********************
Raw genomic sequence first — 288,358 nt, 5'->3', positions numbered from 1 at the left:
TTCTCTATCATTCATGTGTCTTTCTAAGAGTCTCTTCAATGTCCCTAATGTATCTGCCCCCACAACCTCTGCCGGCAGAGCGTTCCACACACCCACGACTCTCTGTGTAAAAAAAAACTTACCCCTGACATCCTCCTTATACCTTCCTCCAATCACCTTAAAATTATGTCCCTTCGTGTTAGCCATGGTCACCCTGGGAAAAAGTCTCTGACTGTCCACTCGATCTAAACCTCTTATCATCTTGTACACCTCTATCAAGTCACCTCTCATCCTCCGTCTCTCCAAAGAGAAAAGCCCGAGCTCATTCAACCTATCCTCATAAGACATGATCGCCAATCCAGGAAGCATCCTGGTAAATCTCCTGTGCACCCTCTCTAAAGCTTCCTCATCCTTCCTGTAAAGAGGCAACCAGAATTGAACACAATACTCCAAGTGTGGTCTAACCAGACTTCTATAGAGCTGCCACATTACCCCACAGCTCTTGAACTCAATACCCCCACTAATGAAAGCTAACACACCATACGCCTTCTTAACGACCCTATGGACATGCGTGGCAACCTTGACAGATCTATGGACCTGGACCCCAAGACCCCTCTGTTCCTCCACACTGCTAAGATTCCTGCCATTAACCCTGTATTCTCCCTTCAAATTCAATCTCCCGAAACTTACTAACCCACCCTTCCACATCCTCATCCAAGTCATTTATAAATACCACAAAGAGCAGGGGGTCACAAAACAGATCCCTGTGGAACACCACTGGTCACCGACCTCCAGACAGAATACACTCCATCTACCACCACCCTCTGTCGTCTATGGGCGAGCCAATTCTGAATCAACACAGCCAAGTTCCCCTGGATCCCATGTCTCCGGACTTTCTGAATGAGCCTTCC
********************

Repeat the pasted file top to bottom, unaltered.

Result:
Raw genomic sequence first — 288,358 nt, 5'->3', positions numbered from 1 at the left:
TTCTCTATCATTCATGTGTCTTTCTAAGAGTCTCTTCAATGTCCCTAATGTATCTGCCCCCACAACCTCTGCCGGCAGAGCGTTCCACACACCCACGACTCTCTGTGTAAAAAAAAACTTACCCCTGACATCCTCCTTATACCTTCCTCCAATCACCTTAAAATTATGTCCCTTCGTGTTAGCCATGGTCACCCTGGGAAAAAGTCTCTGACTGTCCACTCGATCTAAACCTCTTATCATCTTGTACACCTCTATCAAGTCACCTCTCATCCTCCGTCTCTCCAAAGAGAAAAGCCCGAGCTCATTCAACCTATCCTCATAAGACATGATCGCCAATCCAGGAAGCATCCTGGTAAATCTCCTGTGCACCCTCTCTAAAGCTTCCTCATCCTTCCTGTAAAGAGGCAACCAGAATTGAACACAATACTCCAAGTGTGGTCTAACCAGACTTCTATAGAGCTGCCACATTACCCCACAGCTCTTGAACTCAATACCCCCACTAATGAAAGCTAACACACCATACGCCTTCTTAACGACCCTATGGACATGCGTGGCAACCTTGACAGATCTATGGACCTGGACCCCAAGACCCCTCTGTTCCTCCACACTGCTAAGATTCCTGCCATTAACCCTGTATTCTCCCTTCAAATTCAATCTCCCGAAACTTACTAACCCACCCTTCCACATCCTCATCCAAGTCATTTATAAATACCACAAAGAGCAGGGGGTCACAAAACAGATCCCTGTGGAACACCACTGGTCACCGACCTCCAGACAGAATACACTCCATCTACCACCACCCTCTGTCGTCTATGGGCGAGCCAATTCTGAATCAACACAGCCAAGTTCCCCTGGATCCCATGTCTCCGGACTTTCTGAATGAGCCTTCC